If you don’t take a lot of photos or create a lot of large documents, you might be able to get by fine with a free service. Google, for example, offers 15GB of space with all accounts. But if you’ve really committed to the cloud, you’ll run through that quickly. To keep your costs down, think broadly about your options—depending on your storage needs, you might save some cash by going outside of the ecosystem you’re already in. Microsoft’s Office 365 plan is one of the cheapest ways to get 1TB of space, for example (and here’s a trick to get Office 365 for even cheaper). You may also already have access to storage through other plans you’re subscribed to. Amazon Prime members have access to Amazon Photos, which offers unlimited photo and 5GB of video storage to Prime members.
Don’t forget that cloud storage isn’t a backup of your data if it’s the only copy you have. You’ll want to have a second copy elsewhere, whether that’s on a local PC or external drive, or a second cloud storage service.
Why have both a cloud storage and a cloud backup service? They’re slightly different in concept. Cloud backup services are geared toward actual backups. You’ll download and install software that handles backing up your device to the storage service automatically, with the ability to save and track different versions of backups. With regular cloud storage, you have just one version of your file that syncs across all devices. Cloud backup plans also offer more storage space; it’s an easy way to have an offsite copy of your files, and less hassle than continually backing up on local drives to stash with trusted friends or family (or in a safe deposit box). Think of the two as complimentary services, rather than redundant.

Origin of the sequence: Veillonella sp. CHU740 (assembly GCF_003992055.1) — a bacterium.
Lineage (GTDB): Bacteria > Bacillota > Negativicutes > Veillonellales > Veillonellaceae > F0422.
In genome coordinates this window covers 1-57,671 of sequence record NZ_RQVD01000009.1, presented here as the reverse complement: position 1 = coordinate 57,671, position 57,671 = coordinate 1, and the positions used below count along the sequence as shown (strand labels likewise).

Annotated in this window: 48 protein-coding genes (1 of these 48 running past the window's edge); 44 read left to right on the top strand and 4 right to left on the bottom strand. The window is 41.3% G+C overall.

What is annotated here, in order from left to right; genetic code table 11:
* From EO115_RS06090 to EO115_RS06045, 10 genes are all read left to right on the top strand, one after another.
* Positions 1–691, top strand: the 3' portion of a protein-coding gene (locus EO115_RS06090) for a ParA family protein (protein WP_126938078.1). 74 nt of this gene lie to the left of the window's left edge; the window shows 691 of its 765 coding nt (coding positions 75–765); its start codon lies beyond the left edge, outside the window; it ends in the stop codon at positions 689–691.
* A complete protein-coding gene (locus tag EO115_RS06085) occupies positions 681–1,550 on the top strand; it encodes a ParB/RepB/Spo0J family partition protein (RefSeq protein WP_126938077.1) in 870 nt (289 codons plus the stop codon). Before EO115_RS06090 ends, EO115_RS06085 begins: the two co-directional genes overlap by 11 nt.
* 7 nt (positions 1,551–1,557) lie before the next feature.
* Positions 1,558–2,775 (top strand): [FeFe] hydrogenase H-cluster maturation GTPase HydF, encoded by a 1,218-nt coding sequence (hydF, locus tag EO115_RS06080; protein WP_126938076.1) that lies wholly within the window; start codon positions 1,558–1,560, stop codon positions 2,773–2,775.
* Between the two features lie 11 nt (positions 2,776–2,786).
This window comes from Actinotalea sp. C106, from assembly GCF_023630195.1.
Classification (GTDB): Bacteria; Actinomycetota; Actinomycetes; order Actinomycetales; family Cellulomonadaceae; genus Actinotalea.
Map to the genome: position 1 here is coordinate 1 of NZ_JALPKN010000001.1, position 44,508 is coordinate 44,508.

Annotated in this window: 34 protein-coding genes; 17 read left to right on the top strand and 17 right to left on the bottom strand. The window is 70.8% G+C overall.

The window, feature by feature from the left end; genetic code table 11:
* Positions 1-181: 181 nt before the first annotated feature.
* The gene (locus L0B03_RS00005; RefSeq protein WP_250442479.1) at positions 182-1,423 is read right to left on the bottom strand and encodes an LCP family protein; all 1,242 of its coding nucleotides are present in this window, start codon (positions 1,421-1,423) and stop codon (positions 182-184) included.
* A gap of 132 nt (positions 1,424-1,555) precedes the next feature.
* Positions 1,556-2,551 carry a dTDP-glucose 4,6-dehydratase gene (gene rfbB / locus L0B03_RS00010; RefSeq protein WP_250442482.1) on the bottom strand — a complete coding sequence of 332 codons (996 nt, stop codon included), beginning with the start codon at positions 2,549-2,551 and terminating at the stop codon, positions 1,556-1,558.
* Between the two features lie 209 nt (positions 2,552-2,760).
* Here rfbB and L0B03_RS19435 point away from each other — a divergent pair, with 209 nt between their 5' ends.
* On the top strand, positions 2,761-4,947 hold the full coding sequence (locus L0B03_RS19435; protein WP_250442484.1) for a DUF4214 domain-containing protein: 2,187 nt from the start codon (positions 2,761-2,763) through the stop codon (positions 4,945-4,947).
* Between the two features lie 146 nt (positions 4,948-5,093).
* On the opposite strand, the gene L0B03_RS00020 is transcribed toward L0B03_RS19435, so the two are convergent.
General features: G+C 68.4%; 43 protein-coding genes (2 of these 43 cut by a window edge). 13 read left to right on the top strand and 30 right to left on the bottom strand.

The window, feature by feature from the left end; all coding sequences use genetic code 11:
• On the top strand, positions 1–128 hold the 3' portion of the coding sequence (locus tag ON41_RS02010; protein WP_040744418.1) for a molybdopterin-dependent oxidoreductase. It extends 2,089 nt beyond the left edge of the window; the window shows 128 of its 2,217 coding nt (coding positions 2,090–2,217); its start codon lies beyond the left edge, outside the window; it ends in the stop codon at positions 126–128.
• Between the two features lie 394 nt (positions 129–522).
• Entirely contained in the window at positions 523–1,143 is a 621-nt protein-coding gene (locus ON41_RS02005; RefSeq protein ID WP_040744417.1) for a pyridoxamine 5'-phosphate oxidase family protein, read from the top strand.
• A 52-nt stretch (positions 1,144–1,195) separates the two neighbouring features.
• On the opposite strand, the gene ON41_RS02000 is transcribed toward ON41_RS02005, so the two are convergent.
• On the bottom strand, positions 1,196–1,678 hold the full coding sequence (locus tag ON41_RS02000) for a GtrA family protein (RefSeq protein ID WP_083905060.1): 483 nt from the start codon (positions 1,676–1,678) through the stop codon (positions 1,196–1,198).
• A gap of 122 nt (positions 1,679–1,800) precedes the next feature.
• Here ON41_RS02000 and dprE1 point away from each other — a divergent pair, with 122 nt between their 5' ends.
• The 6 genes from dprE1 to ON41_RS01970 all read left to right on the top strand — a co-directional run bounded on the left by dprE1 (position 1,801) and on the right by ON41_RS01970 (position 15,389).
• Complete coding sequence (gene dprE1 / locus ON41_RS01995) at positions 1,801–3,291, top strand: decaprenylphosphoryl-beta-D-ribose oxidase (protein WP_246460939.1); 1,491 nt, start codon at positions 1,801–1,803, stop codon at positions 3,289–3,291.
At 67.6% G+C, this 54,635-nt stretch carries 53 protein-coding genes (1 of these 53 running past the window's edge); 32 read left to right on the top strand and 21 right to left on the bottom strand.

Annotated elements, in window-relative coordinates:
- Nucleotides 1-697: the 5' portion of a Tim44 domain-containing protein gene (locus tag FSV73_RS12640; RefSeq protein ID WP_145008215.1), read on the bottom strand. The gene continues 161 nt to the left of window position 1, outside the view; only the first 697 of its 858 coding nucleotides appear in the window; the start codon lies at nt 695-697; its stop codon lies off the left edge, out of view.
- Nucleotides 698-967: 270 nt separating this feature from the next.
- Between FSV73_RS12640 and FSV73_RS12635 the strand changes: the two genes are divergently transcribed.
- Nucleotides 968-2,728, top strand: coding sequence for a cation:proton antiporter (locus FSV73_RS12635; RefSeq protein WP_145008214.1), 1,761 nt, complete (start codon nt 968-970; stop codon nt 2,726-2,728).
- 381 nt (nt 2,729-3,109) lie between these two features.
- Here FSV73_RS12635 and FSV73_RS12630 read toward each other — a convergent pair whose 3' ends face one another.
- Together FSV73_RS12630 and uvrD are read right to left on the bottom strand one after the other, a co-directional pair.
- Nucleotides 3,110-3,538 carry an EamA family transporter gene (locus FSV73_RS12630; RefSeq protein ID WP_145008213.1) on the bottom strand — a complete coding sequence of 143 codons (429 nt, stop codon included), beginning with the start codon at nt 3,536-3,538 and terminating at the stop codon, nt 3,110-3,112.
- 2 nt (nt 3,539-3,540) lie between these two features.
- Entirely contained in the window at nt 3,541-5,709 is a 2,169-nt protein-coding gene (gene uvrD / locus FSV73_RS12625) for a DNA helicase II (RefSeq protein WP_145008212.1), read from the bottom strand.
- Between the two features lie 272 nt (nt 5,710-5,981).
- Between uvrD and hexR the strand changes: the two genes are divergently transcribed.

The thing with backups is that few people have just a handful of files they want to save, meaning a free service won’t provide enough storage space. You’ll have to go with a paid service if you want the convenience and peace of mind of cloud backups. Our recommendations for the best cloud backup services is a good starting point to find a plan that’ll suit you and your needs.
Other services and subscriptions exist beyond the six mentioned here—web hosting, for example, is another common one. When trying to figure out which way to go when it comes to free versus paid, ask yourself these questions:
What are the features I get with a paid service?
Can I find the key features I need in a free service?
Are the limitations of a free plan workable?
What are the hidden gotchas of a free plan?
How much time and hassle does a paid plan save me?
Don’t forget to also do you research to see if you can find more alternatives to the services you’re considering, or if you can gain access to the feature you need through another kind of service. (For example, maybe your email service doesn’t offer email aliases, but you can link a masked email service to your password manager and generate logins through that one interface.) You can also save cash by using free software for other things you do, thus freeing up funds for a subscription elsewhere.